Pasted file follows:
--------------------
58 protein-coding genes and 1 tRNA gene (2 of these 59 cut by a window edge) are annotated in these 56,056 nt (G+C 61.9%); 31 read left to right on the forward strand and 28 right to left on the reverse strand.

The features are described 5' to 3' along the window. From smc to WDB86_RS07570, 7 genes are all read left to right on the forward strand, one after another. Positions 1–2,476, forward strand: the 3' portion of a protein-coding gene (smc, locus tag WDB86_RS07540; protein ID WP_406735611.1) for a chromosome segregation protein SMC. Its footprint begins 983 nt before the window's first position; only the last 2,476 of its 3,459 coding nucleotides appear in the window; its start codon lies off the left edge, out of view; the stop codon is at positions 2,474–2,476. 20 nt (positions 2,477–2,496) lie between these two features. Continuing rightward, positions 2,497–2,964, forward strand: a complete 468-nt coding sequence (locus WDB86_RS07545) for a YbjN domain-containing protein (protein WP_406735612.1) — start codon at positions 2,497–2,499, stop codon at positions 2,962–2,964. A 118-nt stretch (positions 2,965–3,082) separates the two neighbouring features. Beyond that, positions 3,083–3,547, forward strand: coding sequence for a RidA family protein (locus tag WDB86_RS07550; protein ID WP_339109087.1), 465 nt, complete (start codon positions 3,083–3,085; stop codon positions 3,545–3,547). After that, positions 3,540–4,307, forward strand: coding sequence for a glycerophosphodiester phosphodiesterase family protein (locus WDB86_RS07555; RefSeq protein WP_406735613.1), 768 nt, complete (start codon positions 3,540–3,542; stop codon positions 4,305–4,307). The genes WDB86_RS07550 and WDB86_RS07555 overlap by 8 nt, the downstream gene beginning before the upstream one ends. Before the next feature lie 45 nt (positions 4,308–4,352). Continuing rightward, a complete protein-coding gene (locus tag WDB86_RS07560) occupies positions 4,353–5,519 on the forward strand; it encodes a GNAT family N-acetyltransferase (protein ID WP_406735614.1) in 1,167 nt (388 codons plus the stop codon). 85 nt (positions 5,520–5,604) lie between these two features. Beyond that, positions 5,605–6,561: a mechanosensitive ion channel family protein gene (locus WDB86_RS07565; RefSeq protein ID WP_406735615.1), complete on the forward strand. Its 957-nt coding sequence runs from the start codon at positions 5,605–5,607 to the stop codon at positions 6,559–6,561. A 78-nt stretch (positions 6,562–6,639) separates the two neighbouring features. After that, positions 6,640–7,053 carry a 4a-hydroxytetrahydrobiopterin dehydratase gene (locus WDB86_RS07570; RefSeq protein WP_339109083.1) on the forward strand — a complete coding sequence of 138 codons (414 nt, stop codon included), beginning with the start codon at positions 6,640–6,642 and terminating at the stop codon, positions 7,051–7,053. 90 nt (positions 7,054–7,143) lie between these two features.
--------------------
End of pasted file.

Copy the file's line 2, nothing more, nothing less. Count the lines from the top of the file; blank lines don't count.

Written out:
The features are described 5' to 3' along the window. From smc to WDB86_RS07570, 7 genes are all read left to right on the forward strand, one after another. Positions 1–2,476, forward strand: the 3' portion of a protein-coding gene (smc, locus tag WDB86_RS07540; protein ID WP_406735611.1) for a chromosome segregation protein SMC. Its footprint begins 983 nt before the window's first position; only the last 2,476 of its 3,459 coding nucleotides appear in the window; its start codon lies off the left edge, out of view; the stop codon is at positions 2,474–2,476. 20 nt (positions 2,477–2,496) lie between these two features. Continuing rightward, positions 2,497–2,964, forward strand: a complete 468-nt coding sequence (locus WDB86_RS07545) for a YbjN domain-containing protein (protein WP_406735612.1) — start codon at positions 2,497–2,499, stop codon at positions 2,962–2,964. A 118-nt stretch (positions 2,965–3,082) separates the two neighbouring features. Beyond that, positions 3,083–3,547, forward strand: coding sequence for a RidA family protein (locus tag WDB86_RS07550; protein ID WP_339109087.1), 465 nt, complete (start codon positions 3,083–3,085; stop codon positions 3,545–3,547). After that, positions 3,540–4,307, forward strand: coding sequence for a glycerophosphodiester phosphodiesterase family protein (locus WDB86_RS07555; RefSeq protein WP_406735613.1), 768 nt, complete (start codon positions 3,540–3,542; stop codon positions 4,305–4,307). The genes WDB86_RS07550 and WDB86_RS07555 overlap by 8 nt, the downstream gene beginning before the upstream one ends. Before the next feature lie 45 nt (positions 4,308–4,352). Continuing rightward, a complete protein-coding gene (locus tag WDB86_RS07560) occupies positions 4,353–5,519 on the forward strand; it encodes a GNAT family N-acetyltransferase (protein ID WP_406735614.1) in 1,167 nt (388 codons plus the stop codon). 85 nt (positions 5,520–5,604) lie between these two features. Beyond that, positions 5,605–6,561: a mechanosensitive ion channel family protein gene (locus WDB86_RS07565; RefSeq protein ID WP_406735615.1), complete on the forward strand. Its 957-nt coding sequence runs from the start codon at positions 5,605–5,607 to the stop codon at positions 6,559–6,561. A 78-nt stretch (positions 6,562–6,639) separates the two neighbouring features. After that, positions 6,640–7,053 carry a 4a-hydroxytetrahydrobiopterin dehydratase gene (locus WDB86_RS07570; RefSeq protein WP_339109083.1) on the forward strand — a complete coding sequence of 138 codons (414 nt, stop codon included), beginning with the start codon at positions 6,640–6,642 and terminating at the stop codon, positions 7,051–7,053. 90 nt (positions 7,054–7,143) lie between these two features.